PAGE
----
ANDOVER, Mass. — Raytheon has built a new massive radar development facility — complete with robotic helpers — to assemble and test its newest radars, but the facility’s design will take the company’s radar work well into the future.
Meeting visitors at the door of the $72 million addition to Raytheon’s Andover, Massachusetts, radar production facility is a small square robot flashing purple light, offering a verbal welcome before scooting off to its docking station across the expansive room.
The Automated Guided Vehicle whisks past an enormous, yellow robotic arm that takes on a life of its own as it inspects the side of an array with a laser, chooses a tool and a part, and gets to work assembling a component.
Raytheon will build its AN/SPY-6 radars under contract with the U.S. Navy in the new facility. The company brought its first array under contract there in June, only 18 months after the company decided to begin the project to build the new 30,000-square-foot center.
The development facility was partly driven by Raytheon’s need to build its AN/SPY-6 missile defense radars. It needed a larger facility and near-field ranges to test and calibrate the large arrays.
“The physical size of those would not fit the new radars that we had to build, that we had won the contract for,” Sarah Jennette, Raytheon’s program manager for operations at the Andover facility, told reporters there Aug. 2.
“We knew we had to invest, so we figured if we are going to invest, we need to do it smart. We need to not just do it for the next year, two years, but for 10 years down the road,” Jennette added, “so really thinking big picture about what are we needing to meet our customer commitments as well as future development, and that is where the radar development facility comes in.”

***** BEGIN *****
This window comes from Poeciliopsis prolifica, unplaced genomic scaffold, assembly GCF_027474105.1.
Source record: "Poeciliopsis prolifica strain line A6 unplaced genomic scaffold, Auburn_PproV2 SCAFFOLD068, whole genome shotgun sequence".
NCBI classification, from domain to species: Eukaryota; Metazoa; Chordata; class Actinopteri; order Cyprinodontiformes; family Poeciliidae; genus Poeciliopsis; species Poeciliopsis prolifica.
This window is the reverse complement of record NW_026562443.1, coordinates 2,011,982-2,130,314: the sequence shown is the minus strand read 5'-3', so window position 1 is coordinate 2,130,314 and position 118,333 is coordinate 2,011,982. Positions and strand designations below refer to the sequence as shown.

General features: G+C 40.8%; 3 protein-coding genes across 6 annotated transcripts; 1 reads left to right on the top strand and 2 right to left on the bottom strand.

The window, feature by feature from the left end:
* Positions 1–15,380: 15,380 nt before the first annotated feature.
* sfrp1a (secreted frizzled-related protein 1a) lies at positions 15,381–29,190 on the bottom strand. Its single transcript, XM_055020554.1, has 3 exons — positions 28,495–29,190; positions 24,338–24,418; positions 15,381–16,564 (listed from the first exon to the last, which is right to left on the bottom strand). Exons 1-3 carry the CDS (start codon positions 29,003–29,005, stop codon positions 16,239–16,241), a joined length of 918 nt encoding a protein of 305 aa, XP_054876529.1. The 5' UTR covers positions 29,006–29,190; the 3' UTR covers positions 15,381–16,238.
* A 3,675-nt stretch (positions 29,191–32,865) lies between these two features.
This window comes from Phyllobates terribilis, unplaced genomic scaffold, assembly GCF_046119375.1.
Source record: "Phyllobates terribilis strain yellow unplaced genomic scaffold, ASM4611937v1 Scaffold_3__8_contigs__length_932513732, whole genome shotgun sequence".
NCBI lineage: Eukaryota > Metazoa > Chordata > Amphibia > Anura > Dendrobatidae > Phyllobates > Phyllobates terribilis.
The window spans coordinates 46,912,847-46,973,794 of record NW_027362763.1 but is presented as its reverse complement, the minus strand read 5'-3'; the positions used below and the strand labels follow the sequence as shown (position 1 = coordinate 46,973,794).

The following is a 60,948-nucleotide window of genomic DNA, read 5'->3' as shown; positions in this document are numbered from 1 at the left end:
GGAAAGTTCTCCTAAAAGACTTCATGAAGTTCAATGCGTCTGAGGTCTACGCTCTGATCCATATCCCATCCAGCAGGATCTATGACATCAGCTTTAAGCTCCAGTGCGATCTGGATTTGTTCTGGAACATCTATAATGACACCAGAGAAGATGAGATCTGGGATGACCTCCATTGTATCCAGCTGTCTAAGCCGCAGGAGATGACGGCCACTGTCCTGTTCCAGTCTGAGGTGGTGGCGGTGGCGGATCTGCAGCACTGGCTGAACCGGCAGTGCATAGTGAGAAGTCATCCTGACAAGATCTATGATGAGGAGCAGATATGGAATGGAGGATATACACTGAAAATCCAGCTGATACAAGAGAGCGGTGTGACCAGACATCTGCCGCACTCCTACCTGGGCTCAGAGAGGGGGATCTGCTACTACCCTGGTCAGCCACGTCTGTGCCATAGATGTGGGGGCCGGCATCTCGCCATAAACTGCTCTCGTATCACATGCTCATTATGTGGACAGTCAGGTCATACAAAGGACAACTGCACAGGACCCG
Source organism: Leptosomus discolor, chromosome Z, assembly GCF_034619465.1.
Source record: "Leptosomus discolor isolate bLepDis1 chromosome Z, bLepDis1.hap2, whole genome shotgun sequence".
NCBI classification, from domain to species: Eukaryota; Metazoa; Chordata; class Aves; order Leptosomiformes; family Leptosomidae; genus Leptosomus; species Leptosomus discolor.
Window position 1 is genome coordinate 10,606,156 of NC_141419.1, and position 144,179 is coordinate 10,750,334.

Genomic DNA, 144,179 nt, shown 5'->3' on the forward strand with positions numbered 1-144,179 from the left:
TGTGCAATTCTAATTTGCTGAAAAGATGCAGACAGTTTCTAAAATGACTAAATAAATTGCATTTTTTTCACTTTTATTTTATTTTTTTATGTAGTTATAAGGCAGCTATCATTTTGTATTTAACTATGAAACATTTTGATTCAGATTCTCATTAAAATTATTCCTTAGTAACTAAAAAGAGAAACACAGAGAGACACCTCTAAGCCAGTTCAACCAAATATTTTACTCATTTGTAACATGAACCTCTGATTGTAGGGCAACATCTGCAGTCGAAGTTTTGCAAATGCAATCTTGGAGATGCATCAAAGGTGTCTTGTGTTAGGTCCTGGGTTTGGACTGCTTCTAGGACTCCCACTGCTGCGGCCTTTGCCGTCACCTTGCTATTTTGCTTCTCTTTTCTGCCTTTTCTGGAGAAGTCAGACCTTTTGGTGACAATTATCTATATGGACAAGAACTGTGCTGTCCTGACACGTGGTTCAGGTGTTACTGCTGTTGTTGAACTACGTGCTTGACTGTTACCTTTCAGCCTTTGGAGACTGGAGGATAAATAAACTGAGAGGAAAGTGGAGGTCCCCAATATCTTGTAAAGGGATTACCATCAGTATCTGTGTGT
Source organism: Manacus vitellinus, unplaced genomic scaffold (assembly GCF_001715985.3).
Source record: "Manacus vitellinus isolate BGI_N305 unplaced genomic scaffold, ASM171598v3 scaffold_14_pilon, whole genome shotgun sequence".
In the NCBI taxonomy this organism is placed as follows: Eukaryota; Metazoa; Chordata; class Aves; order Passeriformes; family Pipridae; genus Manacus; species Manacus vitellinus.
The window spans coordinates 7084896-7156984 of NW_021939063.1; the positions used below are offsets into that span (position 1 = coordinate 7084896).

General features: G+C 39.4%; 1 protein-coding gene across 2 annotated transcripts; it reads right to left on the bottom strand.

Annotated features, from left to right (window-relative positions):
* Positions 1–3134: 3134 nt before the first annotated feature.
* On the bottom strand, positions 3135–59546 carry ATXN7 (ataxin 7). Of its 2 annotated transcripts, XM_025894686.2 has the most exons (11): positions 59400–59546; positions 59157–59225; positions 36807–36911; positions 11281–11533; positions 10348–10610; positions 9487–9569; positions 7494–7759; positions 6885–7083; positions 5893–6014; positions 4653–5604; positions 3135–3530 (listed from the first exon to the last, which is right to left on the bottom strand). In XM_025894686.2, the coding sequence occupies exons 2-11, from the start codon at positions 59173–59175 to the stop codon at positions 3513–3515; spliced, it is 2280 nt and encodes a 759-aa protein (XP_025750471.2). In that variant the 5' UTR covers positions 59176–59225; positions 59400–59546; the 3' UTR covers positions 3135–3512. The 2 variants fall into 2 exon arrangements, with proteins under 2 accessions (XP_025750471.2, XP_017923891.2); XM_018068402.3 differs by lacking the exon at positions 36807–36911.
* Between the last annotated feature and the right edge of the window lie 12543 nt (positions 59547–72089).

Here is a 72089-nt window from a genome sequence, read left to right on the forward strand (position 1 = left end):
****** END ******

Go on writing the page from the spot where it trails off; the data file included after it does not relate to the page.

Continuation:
Now the Andover facility can handle everything from the smallest component all the way through to testing some of the larger radars that Raytheon builds before they are sent out to the shipyards to be installed on vessels, Jennette said.
Creating the facility
Raytheon used virtual reality simulation and immersive design to figure out what it wanted and to create the perfect footprint for its development center. The company has its very own immersive design facility at Andover, just down a few long hallways, and even used avatars to assess whether a hallway felt too tight or if a piece of equipment was too close to a wall, for example.
The ceilings are 60 feet high, which is twice as high as Raytheon’s next highest bay used to assemble radars.
“It was built this way because we knew would have demands coming down the road and wanted to make sure we were not limited,” Jennette said. Now, for example, Raytheon can stack arrays to build larger arrays like its enormous sea-based X-band ballistic missile defense radar that is deployed in the Pacific.
And the facility has a 40-ton bridge crane that can span the entire assembly area and is capable of picking up arrays, flipping them and manipulating them, she said.
The production part of the facility has several tall towers with shelves that carry a few days worth of parts where the shelves move up and down to deliver parts onto a conveyor belt to the AGV robots that pick up the parts and deliver them to the robotic arm. When the robot is done with its job, it just returns to its docking station to charge much like a Roomba vacuum, Jennette said.